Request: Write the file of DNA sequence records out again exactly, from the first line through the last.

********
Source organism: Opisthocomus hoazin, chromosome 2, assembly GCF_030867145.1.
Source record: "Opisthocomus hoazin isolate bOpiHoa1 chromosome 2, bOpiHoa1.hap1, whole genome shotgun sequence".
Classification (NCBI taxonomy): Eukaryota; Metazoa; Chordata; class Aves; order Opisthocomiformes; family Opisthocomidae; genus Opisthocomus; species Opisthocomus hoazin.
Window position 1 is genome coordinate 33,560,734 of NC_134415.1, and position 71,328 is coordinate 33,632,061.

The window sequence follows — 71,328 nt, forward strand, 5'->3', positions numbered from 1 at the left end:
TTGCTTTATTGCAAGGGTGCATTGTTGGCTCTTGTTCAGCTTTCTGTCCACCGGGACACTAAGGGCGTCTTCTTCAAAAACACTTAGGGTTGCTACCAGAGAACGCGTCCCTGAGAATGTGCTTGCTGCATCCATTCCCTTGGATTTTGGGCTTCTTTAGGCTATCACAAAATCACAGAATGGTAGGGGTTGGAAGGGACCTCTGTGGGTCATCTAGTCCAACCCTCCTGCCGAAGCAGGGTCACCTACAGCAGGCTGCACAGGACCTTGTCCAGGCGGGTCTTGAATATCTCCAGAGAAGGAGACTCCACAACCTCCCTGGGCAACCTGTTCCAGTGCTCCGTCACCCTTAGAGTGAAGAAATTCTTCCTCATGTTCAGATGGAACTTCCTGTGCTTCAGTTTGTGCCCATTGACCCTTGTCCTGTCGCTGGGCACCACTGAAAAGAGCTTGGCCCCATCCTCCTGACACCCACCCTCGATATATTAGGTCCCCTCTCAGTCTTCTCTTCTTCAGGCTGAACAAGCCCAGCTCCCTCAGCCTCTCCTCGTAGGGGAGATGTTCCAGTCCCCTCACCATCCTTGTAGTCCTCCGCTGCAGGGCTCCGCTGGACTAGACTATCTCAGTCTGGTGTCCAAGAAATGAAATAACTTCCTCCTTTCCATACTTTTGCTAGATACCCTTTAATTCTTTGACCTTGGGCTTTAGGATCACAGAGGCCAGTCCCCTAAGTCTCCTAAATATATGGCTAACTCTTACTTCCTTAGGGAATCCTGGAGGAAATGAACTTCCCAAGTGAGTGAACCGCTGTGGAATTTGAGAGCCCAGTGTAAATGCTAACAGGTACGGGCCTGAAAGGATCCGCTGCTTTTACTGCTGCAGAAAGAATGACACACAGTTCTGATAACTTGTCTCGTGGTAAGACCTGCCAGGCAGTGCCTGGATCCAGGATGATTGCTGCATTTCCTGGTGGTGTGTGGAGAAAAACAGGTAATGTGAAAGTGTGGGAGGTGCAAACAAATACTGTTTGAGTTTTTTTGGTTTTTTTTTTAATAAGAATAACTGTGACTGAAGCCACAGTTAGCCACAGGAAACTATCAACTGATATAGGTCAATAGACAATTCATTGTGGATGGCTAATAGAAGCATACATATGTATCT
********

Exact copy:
Source organism: Opisthocomus hoazin, chromosome 2, assembly GCF_030867145.1.
Source record: "Opisthocomus hoazin isolate bOpiHoa1 chromosome 2, bOpiHoa1.hap1, whole genome shotgun sequence".
Classification (NCBI taxonomy): Eukaryota; Metazoa; Chordata; class Aves; order Opisthocomiformes; family Opisthocomidae; genus Opisthocomus; species Opisthocomus hoazin.
Window position 1 is genome coordinate 33,560,734 of NC_134415.1, and position 71,328 is coordinate 33,632,061.

The window sequence follows — 71,328 nt, forward strand, 5'->3', positions numbered from 1 at the left end:
TTGCTTTATTGCAAGGGTGCATTGTTGGCTCTTGTTCAGCTTTCTGTCCACCGGGACACTAAGGGCGTCTTCTTCAAAAACACTTAGGGTTGCTACCAGAGAACGCGTCCCTGAGAATGTGCTTGCTGCATCCATTCCCTTGGATTTTGGGCTTCTTTAGGCTATCACAAAATCACAGAATGGTAGGGGTTGGAAGGGACCTCTGTGGGTCATCTAGTCCAACCCTCCTGCCGAAGCAGGGTCACCTACAGCAGGCTGCACAGGACCTTGTCCAGGCGGGTCTTGAATATCTCCAGAGAAGGAGACTCCACAACCTCCCTGGGCAACCTGTTCCAGTGCTCCGTCACCCTTAGAGTGAAGAAATTCTTCCTCATGTTCAGATGGAACTTCCTGTGCTTCAGTTTGTGCCCATTGACCCTTGTCCTGTCGCTGGGCACCACTGAAAAGAGCTTGGCCCCATCCTCCTGACACCCACCCTCGATATATTAGGTCCCCTCTCAGTCTTCTCTTCTTCAGGCTGAACAAGCCCAGCTCCCTCAGCCTCTCCTCGTAGGGGAGATGTTCCAGTCCCCTCACCATCCTTGTAGTCCTCCGCTGCAGGGCTCCGCTGGACTAGACTATCTCAGTCTGGTGTCCAAGAAATGAAATAACTTCCTCCTTTCCATACTTTTGCTAGATACCCTTTAATTCTTTGACCTTGGGCTTTAGGATCACAGAGGCCAGTCCCCTAAGTCTCCTAAATATATGGCTAACTCTTACTTCCTTAGGGAATCCTGGAGGAAATGAACTTCCCAAGTGAGTGAACCGCTGTGGAATTTGAGAGCCCAGTGTAAATGCTAACAGGTACGGGCCTGAAAGGATCCGCTGCTTTTACTGCTGCAGAAAGAATGACACACAGTTCTGATAACTTGTCTCGTGGTAAGACCTGCCAGGCAGTGCCTGGATCCAGGATGATTGCTGCATTTCCTGGTGGTGTGTGGAGAAAAACAGGTAATGTGAAAGTGTGGGAGGTGCAAACAAATACTGTTTGAGTTTTTTTGGTTTTTTTTTTAATAAGAATAACTGTGACTGAAGCCACAGTTAGCCACAGGAAACTATCAACTGATATAGGTCAATAGACAATTCATTGTGGATGGCTAATAGAAGCATACATATGTATCT